Thursday, January 20, 2011
At the End of the Rainbow
One of the functions of this blog is, as I now realize, to chronicle the downwardly-mobile memoirs of a sort of anti-diva, which strikes me somewhat funny since Soprannie and I, back in the days of our high ambition, used to assuage each other's latest heartbreak or botched audition by telling one another it would all go into the diva memoirs. Now that I've moved far away from the capital of that ambition (which is also the capital of everything else), I feel like my own ambition needs to sink low rather than soar high, as if I, ant-like, should dig tunnels underground and put whatever it is that I have to offer as an artist in there, in the dark, and hope something good will come out of it. As Dar Williams says in the excellent song "What Do You Love More Than Love" (which, sadly, I couldn't Youtube for you):
I love the way the world is your garden
You plant your seeds and you let 'em grow
And you dig things out of the ground just like
You take what comes but you never know
You never do know, do you? You recall having planted a rose way back thousands of days and nights ago, before the snows came; but when winter thaws, you see that what you have is a cabbage, which, while not nearly as lovely as a rose, is infinitely more useful.
So, in spite of the fact that at a certain point in my life the idea of the glittering career that I had longed and striven for began to repel me, I kept singing. What else was there to do? I threw myself hard into scholarship and research, digging out, from the rich ground of library archives, dozens upon dozens of wonderful pieces that hadn't been heard in a hundred years or more, and making them the basis of my post-operatic performing career.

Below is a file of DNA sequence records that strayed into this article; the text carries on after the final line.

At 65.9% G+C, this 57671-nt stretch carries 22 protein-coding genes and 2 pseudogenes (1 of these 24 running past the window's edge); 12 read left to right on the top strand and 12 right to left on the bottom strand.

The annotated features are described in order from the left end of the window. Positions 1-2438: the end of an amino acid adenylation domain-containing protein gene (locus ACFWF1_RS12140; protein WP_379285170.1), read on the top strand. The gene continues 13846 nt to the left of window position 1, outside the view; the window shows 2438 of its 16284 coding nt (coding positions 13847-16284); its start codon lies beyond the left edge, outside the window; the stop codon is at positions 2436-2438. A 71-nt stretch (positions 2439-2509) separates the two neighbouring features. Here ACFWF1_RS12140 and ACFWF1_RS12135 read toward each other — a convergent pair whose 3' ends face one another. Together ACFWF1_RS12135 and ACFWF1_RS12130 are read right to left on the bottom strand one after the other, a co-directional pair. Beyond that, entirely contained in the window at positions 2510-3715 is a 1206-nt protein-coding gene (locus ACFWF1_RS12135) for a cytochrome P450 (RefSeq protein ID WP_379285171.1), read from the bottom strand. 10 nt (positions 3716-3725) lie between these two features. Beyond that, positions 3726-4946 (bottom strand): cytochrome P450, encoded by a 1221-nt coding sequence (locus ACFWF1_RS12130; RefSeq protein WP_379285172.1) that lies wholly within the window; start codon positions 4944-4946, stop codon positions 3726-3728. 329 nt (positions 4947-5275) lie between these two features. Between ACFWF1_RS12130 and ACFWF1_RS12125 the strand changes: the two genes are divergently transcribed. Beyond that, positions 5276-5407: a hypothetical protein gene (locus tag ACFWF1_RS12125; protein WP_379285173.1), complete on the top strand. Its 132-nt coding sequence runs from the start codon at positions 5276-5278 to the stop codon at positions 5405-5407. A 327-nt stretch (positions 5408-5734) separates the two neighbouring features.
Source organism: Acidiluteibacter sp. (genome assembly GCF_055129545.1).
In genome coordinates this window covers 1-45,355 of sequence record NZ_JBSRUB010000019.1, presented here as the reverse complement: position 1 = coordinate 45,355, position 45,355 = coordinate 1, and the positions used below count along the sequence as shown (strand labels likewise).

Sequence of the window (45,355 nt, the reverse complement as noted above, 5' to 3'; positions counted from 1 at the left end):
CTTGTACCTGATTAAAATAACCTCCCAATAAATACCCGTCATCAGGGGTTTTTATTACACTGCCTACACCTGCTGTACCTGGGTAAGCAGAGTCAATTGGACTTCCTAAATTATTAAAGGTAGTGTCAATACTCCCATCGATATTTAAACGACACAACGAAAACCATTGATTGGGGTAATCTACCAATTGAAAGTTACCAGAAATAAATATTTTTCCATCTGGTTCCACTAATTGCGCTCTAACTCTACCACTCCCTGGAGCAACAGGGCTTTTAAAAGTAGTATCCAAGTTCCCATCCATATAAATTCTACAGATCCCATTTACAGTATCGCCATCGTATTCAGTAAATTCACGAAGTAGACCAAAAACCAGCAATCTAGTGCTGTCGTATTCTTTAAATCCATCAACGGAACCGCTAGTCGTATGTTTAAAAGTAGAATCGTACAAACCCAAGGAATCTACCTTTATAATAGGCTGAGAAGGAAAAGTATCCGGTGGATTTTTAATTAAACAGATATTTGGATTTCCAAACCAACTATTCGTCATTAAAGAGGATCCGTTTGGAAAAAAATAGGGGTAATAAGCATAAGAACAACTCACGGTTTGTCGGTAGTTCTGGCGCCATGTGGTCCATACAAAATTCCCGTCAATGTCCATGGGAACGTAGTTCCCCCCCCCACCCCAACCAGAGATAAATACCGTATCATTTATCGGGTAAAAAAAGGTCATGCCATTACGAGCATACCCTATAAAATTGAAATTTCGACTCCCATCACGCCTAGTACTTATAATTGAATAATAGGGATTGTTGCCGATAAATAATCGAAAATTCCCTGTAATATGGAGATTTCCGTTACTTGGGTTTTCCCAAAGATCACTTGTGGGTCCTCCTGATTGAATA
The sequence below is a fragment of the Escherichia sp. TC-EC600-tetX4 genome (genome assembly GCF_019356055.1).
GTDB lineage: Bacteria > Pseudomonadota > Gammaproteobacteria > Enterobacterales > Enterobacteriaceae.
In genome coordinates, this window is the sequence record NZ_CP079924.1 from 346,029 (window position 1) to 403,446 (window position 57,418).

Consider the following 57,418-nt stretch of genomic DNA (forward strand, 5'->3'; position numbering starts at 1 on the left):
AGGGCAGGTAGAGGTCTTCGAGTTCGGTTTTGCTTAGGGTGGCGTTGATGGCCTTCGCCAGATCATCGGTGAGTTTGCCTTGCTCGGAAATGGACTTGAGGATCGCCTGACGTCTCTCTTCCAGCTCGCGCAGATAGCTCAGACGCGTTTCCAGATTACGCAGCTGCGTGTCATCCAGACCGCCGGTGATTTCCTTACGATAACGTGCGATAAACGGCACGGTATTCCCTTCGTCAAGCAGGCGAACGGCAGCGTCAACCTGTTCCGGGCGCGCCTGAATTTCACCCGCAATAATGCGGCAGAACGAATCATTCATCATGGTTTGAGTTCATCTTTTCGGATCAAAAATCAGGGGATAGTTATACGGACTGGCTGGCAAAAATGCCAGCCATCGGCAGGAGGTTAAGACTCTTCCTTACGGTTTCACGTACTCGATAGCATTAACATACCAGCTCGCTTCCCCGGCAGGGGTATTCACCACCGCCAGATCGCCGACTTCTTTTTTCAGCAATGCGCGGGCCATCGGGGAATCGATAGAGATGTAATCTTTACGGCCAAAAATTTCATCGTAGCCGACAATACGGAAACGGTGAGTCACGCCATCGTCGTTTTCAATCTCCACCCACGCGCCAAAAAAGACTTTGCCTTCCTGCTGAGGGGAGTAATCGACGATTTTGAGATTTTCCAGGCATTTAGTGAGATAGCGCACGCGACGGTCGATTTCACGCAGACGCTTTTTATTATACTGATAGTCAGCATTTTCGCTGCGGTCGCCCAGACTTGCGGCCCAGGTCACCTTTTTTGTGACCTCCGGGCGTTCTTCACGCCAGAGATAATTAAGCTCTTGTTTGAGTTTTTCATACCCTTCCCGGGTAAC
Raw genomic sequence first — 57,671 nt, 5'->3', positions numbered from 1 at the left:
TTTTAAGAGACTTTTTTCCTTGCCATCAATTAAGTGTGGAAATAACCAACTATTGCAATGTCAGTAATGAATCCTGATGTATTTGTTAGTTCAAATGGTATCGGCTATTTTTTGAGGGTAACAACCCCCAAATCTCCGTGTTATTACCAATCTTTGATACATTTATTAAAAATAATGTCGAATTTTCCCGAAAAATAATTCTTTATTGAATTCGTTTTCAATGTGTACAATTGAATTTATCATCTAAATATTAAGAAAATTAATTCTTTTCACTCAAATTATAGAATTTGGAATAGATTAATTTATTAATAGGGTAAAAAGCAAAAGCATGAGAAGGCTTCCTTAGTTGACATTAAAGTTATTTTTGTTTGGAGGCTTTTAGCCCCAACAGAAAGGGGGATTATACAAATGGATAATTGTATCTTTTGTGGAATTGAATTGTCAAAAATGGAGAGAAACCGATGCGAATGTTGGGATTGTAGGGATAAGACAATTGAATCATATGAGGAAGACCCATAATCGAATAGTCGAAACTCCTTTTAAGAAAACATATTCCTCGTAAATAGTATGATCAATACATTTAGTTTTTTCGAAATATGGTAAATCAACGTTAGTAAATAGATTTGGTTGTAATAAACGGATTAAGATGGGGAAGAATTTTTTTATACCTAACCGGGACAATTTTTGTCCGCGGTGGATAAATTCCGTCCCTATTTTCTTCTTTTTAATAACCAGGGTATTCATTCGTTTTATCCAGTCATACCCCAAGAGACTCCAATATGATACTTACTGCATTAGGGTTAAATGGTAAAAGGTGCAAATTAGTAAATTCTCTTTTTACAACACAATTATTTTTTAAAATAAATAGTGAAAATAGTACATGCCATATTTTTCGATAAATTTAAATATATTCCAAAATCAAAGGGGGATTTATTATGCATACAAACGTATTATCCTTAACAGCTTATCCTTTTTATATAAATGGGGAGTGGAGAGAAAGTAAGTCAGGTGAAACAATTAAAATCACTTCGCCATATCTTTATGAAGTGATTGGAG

This career, such as it is, has brought unexptected, even bizarre, good into my life. There was, for instance, the strange reconciliation with the old flame I'd regretted treating shabbily as an undergrad. And now, there is The Autoharp.
I was all excited to go to my son's pre-school classroom last month with a program I'd worked up of Christmas music. I had all the accouterments in a big plastic see-through box: rhythm sticks, jingle bells, a length of white chiffon fabric that I'd fashioned into dozens of little individual scarves to stand in for snow. I had songs both sacred and secular for my young audience's delectation and participation. And I had my axe, i.e., my nylon-string acoustic guitar, on which I'd laboriously taught myself to play a chord progression in A major. I used the guitar on one song only, "I Saw Three Ships." And I played that chord progression badly. Luckily it wasn't a tough crowd.
I noted the experience on Facebook. My old voice teacher from my master's degree program, A.B., who has been perhaps the single most important teacher I've ever had, suggested that I needed an autoharp. The truth was, I confessed, I'd been coveting one for a long time. The autoharp is like a guitar, but for dreamy girls with long hair who don't have time to teach themselves a variety of chord progressions on the axe they really want to play, which is, of course, the nylon-string acoustic (and they really want to finger-pick it like Joan Baez or Mimi Fariña, but that will have to wait for another lifetime). In fact, I almost bought a used autoharp at a garage sale last summer, but at $175, I didn't think I could justify it.
So A.B. and his wife decided to make me a present of an autoharp.
It came in the mail yesterday. It is the Oscar Schmidt Ozark model. It is the most excellent thing ever in the history of the world.
This is what I aspire to (with all due respect to the comic geniuses Eugene Levy and Catherine O'Hara, from the great movie A Mighty Wind):